Richard Whitson was born in Brooklyn, NY. His father owned and operated an ice cream business, while his mother, a Skidmore College graduate, worked as a commercial artist. His family moved to Ridgewood, NJ, when he was eight and he started at Harrison public school. His mother went on to be a founding member of the Ridgewood Art Association and he became a very active Boy Scout. Richard was 12 when the attack on Pearl Harbor took place and he, like many others his age, participated in scrap metal drives and maintained a Victory garden to compensate for rationing.
Richard entered Rutgers University as a student in 1947, majoring in business administration. During his freshman year, he lived at the Raritan Arsenal, which had only recently been an Italian prisoner of war camp and was still furnished with barbed-wire, machine gun towers, and barracks. During his sophomore year, he joined the Rutgers chapter of Delta Upsilon Fraternity. There, he learned skills such as public speaking and became heavily involved in campus life. He continued to participate in ROTC after the mandatory first two years and became the cadet captain of the Scarlet Rifles, which was the predecessor of the modern Rutgers University Queens Guard.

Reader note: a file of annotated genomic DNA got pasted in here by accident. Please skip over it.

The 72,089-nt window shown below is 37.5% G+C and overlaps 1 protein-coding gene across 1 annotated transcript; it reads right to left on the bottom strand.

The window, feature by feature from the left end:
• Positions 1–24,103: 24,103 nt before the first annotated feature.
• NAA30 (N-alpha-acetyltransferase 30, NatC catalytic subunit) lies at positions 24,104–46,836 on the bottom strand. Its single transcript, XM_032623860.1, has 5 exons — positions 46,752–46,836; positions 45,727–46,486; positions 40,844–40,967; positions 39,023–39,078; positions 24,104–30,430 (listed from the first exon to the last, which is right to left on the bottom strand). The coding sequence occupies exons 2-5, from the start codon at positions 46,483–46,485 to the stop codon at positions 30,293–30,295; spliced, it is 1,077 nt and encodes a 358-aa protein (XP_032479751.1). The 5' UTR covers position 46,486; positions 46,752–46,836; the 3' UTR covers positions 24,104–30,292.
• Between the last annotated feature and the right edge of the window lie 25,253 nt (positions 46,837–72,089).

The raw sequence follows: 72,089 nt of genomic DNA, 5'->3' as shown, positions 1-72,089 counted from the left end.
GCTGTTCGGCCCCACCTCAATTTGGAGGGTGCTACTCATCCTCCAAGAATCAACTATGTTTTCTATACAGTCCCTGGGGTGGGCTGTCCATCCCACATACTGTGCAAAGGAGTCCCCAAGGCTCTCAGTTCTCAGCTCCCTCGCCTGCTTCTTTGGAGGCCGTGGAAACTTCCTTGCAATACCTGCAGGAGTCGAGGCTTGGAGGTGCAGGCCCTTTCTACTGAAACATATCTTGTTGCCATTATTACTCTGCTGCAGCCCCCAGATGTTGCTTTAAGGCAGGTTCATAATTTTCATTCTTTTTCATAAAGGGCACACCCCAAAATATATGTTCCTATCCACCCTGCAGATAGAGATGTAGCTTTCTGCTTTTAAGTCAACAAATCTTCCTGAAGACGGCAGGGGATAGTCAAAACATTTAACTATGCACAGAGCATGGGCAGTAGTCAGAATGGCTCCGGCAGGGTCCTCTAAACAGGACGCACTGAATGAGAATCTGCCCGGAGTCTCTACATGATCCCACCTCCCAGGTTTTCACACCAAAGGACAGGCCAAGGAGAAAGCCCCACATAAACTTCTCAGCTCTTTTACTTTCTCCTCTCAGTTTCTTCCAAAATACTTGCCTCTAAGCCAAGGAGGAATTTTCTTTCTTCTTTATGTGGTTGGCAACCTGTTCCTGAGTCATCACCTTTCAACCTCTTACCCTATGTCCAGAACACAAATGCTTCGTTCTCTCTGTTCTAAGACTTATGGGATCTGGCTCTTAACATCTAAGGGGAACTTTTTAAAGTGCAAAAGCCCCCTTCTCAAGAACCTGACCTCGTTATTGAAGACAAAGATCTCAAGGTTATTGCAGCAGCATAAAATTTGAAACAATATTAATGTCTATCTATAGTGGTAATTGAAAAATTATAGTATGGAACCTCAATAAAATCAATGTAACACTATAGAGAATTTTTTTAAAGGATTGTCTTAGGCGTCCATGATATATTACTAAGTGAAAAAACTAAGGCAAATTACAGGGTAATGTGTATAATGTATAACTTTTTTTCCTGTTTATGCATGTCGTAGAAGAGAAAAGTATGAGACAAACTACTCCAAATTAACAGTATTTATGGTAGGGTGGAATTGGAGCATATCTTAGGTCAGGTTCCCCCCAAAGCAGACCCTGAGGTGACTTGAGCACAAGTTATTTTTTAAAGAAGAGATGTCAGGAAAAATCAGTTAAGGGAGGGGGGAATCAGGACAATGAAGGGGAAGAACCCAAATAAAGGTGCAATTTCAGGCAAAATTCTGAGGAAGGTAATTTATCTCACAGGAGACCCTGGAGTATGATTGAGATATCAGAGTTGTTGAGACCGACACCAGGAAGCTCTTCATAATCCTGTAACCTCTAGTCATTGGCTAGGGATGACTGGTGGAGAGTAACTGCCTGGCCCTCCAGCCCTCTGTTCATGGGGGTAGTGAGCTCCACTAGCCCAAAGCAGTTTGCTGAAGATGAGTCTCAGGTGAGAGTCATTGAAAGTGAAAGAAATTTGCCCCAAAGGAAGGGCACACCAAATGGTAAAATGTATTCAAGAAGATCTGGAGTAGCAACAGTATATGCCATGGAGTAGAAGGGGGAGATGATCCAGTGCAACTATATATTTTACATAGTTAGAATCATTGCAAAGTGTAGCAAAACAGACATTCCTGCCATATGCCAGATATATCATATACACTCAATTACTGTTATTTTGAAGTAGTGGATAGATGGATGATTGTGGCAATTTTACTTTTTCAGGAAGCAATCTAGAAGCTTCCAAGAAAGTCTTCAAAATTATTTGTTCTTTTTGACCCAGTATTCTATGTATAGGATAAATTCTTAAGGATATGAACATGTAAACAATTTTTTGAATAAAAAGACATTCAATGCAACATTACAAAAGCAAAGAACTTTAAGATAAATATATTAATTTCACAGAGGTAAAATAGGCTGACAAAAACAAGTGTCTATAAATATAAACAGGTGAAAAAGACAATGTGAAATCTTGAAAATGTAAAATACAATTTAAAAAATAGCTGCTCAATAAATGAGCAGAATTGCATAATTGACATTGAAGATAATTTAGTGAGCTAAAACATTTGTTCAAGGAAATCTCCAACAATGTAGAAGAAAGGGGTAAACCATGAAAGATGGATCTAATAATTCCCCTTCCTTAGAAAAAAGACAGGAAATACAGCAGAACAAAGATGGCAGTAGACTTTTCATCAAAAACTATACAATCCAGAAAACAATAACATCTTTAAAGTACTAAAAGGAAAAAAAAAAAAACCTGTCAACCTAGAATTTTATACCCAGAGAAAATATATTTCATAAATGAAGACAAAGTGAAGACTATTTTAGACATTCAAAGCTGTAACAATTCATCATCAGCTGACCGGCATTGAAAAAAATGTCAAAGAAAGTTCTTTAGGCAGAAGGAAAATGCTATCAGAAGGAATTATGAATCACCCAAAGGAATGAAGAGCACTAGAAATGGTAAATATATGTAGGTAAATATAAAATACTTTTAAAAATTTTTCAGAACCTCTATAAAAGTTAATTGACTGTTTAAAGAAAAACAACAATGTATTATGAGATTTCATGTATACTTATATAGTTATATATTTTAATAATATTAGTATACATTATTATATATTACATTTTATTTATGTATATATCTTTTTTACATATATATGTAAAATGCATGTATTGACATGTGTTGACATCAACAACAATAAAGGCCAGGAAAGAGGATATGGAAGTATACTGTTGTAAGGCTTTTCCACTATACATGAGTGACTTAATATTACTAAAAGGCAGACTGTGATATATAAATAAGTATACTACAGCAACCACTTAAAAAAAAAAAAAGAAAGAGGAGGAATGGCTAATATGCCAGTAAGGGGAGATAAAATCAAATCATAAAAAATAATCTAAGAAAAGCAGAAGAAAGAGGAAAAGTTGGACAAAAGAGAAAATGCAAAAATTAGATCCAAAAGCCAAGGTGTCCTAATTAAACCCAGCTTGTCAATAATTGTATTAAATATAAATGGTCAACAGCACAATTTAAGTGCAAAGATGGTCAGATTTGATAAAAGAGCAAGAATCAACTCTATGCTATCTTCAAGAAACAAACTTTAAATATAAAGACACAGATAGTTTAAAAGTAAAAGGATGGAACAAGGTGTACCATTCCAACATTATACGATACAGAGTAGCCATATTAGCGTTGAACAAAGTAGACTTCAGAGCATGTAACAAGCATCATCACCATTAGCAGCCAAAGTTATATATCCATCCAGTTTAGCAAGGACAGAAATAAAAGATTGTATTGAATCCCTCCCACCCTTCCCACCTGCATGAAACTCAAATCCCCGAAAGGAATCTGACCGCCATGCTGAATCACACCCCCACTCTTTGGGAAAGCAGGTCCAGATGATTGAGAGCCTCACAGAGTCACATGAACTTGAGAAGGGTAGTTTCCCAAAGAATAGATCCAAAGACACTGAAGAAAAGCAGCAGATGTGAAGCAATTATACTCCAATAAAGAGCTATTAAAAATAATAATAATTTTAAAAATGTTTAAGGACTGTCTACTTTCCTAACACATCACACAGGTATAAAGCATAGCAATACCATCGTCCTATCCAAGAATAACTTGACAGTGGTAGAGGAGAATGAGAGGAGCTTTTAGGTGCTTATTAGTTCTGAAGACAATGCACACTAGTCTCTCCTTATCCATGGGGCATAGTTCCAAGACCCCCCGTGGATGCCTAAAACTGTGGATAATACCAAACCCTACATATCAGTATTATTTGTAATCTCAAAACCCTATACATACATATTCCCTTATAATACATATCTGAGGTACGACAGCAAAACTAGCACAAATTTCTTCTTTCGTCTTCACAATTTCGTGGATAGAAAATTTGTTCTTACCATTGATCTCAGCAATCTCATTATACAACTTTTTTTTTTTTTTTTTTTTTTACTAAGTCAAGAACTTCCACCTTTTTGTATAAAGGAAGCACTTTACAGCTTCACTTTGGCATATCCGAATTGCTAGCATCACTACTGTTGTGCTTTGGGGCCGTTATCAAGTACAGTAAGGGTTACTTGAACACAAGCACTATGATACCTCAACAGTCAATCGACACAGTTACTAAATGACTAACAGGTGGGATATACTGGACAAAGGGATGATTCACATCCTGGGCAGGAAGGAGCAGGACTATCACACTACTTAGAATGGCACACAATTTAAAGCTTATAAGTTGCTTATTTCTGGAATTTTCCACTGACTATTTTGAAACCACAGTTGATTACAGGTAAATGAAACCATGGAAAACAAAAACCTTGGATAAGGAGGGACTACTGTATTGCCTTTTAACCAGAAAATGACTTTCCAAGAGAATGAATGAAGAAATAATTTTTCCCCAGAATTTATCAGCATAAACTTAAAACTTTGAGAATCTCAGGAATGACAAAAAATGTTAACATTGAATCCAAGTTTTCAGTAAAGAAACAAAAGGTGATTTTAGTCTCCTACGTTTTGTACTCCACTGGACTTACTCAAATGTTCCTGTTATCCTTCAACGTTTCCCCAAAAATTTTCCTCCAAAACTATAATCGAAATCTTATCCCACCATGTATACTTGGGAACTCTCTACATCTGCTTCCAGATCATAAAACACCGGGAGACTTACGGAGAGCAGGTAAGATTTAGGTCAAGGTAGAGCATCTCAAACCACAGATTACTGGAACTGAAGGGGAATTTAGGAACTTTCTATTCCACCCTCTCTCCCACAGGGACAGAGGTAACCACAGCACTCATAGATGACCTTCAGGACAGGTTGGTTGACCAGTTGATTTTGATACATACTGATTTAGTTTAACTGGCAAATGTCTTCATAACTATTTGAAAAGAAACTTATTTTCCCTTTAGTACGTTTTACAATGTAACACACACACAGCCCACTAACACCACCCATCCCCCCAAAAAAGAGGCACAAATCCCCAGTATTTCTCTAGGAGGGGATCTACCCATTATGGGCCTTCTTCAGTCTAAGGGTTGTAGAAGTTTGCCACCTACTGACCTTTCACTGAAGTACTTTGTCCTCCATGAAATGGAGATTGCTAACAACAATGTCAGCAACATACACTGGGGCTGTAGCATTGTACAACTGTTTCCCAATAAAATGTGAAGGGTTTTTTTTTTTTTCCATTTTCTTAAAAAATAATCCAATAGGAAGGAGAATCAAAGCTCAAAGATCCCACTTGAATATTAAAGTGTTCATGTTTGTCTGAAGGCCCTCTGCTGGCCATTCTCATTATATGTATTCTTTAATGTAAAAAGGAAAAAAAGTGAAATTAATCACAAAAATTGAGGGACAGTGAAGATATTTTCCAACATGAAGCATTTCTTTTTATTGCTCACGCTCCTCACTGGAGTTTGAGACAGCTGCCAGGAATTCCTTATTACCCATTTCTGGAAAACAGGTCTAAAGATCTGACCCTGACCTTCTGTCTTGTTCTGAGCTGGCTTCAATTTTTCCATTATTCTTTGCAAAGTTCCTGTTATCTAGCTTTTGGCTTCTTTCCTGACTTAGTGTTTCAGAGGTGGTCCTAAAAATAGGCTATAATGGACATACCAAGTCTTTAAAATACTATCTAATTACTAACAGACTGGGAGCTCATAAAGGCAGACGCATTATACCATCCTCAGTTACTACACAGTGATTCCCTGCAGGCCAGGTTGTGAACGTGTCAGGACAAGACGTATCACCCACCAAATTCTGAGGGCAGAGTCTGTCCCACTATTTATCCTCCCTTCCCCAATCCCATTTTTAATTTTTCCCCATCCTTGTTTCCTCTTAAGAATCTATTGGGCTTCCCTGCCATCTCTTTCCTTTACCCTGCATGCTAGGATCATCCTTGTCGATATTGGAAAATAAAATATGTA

The Korean War started when Richard was a junior at Rutgers and it was clear to him that he would be going into the military right after graduation. Commissioned as a lieutenant, he went on to Fort Dix to start Jump School and be trained as a paratrooper. After his training was complete, he was shipped off to Yokohama, Japan, where he was trained in radiological, chemical, and biological warfare at Camp Drake. From there, he was moved to Busan, South Korea, and was assigned to the 17th Infantry.
His unit consisted of a mix of U.S. and Korean troops and frequently fought skirmishes against Chinese forces. Richard discusses at length the challenges of being a new lieutenant in combat and leading a multilingual force. This interview contains many colorful and detailed stories regarding the everyday life of a soldier during the war, numerous close calls, as well as the tragic realities of the war.